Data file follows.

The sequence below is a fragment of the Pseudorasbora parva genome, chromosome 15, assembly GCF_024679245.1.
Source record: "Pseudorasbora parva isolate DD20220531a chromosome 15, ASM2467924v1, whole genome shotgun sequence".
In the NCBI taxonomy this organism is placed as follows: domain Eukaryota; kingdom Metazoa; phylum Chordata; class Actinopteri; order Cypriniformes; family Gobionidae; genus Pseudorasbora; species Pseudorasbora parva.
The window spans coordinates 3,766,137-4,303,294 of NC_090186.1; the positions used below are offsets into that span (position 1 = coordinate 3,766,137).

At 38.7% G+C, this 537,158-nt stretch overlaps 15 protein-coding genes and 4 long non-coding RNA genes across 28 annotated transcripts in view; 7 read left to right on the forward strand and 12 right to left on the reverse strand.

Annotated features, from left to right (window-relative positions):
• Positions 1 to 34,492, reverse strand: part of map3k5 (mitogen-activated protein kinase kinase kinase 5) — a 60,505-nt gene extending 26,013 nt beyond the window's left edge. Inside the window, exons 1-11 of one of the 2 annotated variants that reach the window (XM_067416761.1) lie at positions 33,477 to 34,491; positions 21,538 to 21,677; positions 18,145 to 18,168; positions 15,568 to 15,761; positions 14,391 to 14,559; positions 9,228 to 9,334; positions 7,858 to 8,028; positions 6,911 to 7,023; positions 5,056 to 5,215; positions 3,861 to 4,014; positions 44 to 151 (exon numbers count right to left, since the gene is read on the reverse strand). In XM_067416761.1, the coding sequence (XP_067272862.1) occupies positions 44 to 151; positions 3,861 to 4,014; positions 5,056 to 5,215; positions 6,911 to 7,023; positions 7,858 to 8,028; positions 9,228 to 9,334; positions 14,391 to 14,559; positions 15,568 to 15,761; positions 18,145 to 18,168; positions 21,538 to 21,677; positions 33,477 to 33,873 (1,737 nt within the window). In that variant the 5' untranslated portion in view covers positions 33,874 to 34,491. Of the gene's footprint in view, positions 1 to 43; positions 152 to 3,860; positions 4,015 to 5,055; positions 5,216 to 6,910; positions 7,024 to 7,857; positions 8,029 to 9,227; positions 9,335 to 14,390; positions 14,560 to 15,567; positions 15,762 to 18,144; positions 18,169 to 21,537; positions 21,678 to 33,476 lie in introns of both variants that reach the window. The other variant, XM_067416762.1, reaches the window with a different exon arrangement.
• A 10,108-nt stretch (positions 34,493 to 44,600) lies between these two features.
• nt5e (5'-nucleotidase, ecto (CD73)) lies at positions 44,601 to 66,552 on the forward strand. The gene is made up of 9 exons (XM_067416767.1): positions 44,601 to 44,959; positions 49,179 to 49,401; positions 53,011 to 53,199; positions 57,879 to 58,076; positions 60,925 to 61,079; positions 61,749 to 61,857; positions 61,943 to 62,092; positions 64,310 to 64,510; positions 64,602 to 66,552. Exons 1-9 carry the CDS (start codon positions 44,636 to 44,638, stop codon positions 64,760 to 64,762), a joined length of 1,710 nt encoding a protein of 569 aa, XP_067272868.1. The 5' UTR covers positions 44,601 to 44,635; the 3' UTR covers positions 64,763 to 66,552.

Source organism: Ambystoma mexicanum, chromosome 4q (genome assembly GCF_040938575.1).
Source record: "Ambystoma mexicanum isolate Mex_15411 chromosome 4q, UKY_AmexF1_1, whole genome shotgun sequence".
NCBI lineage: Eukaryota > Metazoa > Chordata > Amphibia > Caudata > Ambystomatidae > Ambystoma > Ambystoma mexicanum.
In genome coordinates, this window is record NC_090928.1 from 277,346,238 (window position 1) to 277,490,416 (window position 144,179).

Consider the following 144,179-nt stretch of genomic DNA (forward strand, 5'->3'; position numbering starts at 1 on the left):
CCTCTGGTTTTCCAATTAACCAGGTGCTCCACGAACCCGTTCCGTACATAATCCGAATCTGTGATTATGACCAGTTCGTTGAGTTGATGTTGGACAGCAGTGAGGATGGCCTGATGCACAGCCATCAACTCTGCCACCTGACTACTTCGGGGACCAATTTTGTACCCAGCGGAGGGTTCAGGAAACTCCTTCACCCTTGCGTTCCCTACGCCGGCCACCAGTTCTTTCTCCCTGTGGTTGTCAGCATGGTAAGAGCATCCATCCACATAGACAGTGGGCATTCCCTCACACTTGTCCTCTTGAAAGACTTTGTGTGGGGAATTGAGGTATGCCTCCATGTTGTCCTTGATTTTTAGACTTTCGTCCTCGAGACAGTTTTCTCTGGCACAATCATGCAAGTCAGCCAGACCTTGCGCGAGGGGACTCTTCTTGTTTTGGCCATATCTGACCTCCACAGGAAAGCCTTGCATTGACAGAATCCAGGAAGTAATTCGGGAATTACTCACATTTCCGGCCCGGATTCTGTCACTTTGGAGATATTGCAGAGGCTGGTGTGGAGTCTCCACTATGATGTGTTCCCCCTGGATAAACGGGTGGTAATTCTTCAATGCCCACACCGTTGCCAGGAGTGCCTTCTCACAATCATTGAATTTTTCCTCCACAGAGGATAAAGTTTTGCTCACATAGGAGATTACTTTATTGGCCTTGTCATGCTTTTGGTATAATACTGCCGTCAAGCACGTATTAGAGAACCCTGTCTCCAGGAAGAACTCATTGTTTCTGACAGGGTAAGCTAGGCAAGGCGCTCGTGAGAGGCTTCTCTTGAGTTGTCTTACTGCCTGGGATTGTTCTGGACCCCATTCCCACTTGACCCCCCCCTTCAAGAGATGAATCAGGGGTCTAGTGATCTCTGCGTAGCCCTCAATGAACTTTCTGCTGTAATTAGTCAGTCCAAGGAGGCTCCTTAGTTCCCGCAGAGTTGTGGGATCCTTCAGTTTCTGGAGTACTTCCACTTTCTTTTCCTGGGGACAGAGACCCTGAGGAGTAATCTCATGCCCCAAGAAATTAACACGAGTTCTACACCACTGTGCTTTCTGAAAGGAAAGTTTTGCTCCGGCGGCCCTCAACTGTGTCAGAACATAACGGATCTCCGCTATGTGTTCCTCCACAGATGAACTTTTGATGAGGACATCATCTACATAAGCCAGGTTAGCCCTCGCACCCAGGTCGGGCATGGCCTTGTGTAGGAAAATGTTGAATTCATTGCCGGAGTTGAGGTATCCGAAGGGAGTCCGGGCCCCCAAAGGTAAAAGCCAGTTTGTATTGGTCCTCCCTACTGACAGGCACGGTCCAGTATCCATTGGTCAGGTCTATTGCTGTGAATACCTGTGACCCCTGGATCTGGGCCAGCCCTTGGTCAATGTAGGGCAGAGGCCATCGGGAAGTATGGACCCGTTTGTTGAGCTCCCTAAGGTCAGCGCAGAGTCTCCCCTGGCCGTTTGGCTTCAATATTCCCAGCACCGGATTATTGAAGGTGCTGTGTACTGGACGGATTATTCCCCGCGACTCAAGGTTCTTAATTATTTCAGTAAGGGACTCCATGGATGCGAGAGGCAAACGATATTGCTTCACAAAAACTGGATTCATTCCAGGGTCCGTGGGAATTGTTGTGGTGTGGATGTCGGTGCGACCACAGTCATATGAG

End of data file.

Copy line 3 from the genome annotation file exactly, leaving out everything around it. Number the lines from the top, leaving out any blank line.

In the NCBI taxonomy this organism is placed as follows: domain Eukaryota; kingdom Metazoa; phylum Chordata; class Actinopteri; order Cypriniformes; family Gobionidae; genus Pseudorasbora; species Pseudorasbora parva.